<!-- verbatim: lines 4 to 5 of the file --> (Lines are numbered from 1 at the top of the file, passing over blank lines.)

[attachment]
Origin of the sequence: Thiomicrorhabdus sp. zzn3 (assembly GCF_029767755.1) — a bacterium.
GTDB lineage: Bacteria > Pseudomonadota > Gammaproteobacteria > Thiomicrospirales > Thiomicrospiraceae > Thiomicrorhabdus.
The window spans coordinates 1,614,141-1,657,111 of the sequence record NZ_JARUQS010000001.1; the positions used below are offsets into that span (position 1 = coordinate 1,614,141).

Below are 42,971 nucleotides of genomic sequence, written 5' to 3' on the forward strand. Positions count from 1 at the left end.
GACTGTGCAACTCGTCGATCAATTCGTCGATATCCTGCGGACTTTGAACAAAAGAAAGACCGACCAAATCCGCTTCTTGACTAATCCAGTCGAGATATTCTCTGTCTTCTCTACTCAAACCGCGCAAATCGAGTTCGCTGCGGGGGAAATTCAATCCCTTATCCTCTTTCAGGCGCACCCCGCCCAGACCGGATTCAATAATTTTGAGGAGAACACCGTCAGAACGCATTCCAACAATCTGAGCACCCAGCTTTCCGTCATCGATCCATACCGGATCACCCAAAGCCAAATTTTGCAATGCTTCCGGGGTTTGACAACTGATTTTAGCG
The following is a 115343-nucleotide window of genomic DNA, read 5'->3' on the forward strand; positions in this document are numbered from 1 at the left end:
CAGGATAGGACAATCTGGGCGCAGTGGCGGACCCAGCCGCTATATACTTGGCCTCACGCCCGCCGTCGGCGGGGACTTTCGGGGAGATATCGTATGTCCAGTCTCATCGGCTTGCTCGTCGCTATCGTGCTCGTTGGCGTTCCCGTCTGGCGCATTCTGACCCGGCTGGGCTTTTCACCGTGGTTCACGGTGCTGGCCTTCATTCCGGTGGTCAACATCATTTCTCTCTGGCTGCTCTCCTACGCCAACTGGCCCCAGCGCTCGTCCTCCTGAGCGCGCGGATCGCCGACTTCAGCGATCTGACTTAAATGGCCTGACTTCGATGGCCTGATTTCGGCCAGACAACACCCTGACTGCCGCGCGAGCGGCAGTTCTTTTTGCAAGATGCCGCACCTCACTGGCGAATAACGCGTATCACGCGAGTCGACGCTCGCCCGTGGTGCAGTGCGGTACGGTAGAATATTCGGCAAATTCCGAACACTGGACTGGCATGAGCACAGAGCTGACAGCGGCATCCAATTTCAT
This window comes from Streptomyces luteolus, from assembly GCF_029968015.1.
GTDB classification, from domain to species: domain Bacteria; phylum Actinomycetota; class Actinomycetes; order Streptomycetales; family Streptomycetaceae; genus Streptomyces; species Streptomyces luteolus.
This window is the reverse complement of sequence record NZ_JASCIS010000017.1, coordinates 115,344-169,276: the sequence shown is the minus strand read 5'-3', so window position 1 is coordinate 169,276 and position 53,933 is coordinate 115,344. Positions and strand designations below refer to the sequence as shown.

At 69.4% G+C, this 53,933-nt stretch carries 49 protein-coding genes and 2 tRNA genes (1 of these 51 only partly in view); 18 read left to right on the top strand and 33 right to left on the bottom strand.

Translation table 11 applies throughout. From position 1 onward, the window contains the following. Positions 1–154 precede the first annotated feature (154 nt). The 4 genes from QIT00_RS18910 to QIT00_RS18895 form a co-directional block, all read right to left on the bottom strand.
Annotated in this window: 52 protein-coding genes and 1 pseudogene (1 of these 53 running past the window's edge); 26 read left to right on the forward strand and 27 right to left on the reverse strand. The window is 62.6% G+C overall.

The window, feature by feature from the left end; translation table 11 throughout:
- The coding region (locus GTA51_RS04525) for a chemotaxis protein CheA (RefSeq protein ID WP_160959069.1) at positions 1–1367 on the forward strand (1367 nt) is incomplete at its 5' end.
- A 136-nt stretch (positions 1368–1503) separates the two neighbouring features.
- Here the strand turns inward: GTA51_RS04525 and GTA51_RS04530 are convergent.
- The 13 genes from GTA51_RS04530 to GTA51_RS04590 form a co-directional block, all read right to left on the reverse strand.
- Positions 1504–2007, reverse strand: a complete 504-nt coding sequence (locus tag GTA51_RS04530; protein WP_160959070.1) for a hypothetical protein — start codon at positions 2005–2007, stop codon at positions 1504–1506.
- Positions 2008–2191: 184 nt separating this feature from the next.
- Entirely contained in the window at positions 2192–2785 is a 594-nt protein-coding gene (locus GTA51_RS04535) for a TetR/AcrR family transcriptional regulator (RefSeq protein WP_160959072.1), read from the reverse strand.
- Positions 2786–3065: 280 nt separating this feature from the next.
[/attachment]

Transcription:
Below are 42,971 nucleotides of genomic sequence, written 5' to 3' on the forward strand. Positions count from 1 at the left end.
GACTGTGCAACTCGTCGATCAATTCGTCGATATCCTGCGGACTTTGAACAAAAGAAAGACCGACCAAATCCGCTTCTTGACTAATCCAGTCGAGATATTCTCTGTCTTCTCTACTCAAACCGCGCAAATCGAGTTCGCTGCGGGGGAAATTCAATCCCTTATCCTCTTTCAGGCGCACCCCGCCCAGACCGGATTCAATAATTTTGAGGAGAACACCGTCAGAACGCATTCCAACAATCTGAGCACCCAGCTTTCCGTCATCGATCCATACCGGATCACCCAAAGCCAAATTTTGCAATGCTTCCGGGGTTTGACAACTGATTTTAGCG